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Tufts Collaborative Cancer Biology Award

Siobhan McRee - 2015 Recipient
Siobhan McRee, one of the 2015-2016 recipients

The Tufts Collaborative Cancer Biology Award was established in 2010. The awards are designed to provide support for innovative studies in cancer biology that will advance our knowledge of this disease and have the potential for translation and an eventual impact on patient care.



View past award recipients

The research supported by this award must involve the work of at least one GSBS faculty member and a GSBS PhD student training in his or her laboratory. Below are more details on the award and how to apply.

Collaborative Cancer Biology Research Award Goals

These awards are intended to help accelerate the pace of cancer biology research that can be translated into new approaches to this disease and provide students and faculty with access to innovative approaches or technologies that will advance cancer research.


Any GSBS faculty member and his or her GSBS PhD student working in the area of cancer biology are eligible to apply for this award. The faculty – student team may include additional Tufts faculty if participation is critical to the project. The award is intended to support thesis research by students who have established their research direction and garnered preliminary data. The work should also advance the ability of the faculty mentor to sustain current grant funding and assist in the development of new sources of funding related to cancer research. Students must be in good academic standing and plan to be enrolled throughout the duration of the award.


Up to $50,000 is available for each award. Budgets should include a justification detailing the need for the request. Allowable costs include:

  • Monies for research materials (including animal purchase or maintenance and equipment)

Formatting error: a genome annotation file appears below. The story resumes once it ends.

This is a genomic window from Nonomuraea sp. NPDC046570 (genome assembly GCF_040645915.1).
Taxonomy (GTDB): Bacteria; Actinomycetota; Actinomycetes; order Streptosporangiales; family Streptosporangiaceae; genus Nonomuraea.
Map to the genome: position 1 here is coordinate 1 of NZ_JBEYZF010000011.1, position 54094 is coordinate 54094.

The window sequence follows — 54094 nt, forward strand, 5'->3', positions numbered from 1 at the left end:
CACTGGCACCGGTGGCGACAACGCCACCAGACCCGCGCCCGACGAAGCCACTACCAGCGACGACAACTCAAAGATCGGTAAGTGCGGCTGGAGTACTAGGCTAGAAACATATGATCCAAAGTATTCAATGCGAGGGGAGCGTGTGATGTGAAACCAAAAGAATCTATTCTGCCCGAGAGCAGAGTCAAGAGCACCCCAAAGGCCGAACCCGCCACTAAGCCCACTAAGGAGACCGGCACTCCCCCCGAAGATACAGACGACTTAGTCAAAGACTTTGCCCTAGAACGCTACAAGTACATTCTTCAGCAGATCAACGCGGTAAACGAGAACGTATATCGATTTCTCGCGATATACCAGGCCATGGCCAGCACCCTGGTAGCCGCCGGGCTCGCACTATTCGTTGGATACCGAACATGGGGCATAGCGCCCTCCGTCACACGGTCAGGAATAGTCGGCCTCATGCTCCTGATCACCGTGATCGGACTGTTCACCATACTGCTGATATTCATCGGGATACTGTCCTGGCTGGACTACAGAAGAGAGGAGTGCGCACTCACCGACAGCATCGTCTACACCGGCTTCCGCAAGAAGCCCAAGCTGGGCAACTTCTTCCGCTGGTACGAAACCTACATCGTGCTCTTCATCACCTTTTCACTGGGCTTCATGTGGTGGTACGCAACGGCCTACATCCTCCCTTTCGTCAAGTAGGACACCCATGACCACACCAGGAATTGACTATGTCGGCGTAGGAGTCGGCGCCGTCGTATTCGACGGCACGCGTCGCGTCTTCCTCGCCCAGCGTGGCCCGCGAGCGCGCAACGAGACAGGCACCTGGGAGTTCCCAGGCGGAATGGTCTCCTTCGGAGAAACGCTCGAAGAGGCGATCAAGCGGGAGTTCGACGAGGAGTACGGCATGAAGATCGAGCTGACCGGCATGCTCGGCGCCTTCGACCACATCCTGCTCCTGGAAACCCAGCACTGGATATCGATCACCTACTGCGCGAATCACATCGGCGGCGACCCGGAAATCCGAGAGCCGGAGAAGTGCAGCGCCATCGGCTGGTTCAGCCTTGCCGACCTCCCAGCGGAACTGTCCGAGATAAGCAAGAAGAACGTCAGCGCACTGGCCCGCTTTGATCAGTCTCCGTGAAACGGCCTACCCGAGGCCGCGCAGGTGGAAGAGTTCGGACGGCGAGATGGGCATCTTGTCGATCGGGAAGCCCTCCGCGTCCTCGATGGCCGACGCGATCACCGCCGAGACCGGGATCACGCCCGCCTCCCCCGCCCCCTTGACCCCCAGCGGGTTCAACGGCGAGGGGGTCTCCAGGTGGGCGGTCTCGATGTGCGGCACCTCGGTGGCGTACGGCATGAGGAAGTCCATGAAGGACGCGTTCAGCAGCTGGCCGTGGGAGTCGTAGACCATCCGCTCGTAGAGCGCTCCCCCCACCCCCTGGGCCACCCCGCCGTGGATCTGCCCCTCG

• Stipend support for the student
  • Travel for the student to a national conference to present research findings

Review Criteria

Successful applications should clearly delineate the following

  • The rationale for the project and its relevance to cancer
  • Evidence of the eventual translational impact of the research
  • Evidence that completion of the research will impact the grant funding profile of the faculty mentor
  • A clear description of the work to be accomplished
  • The way this work advances/accelerates the student's thesis research
  • The role of the student in developing and executing the project
  • How the project will contribute to broadening the student's training in cancer research and the ability of the laboratory to employ innovative approaches to the cancer problem

Applying for a Collaborative Cancer Biology Research Award

Submission deadlines are announced annually each spring. Funding is from July 1 to June 30.

There are no pre-formatted application pages. However, the completed application should contain:

  • Cover page (name of student, name of PhD advisor, title of project)
  • Abstract (250 words maximum)
  • Rationale, Background and Innovation (1 page)
  • Research Plan (3 pages)
  • Literature Cited (not included in the page limits set above)
  • NIH-formatted Biosketches for the student and the faculty mentor (including all active and pending support information)
  • Budget, including justification

Other requirements include:

  • Arial 11 or Times 12 or similar fonts must be used
  • Margins must be at least 0.5"
  • Figures must be inserted within the text and are included in the page limitations
  • Pages must be numbered

If you have questions, please contact the GSBS Dean's Office at 617-636-6767.

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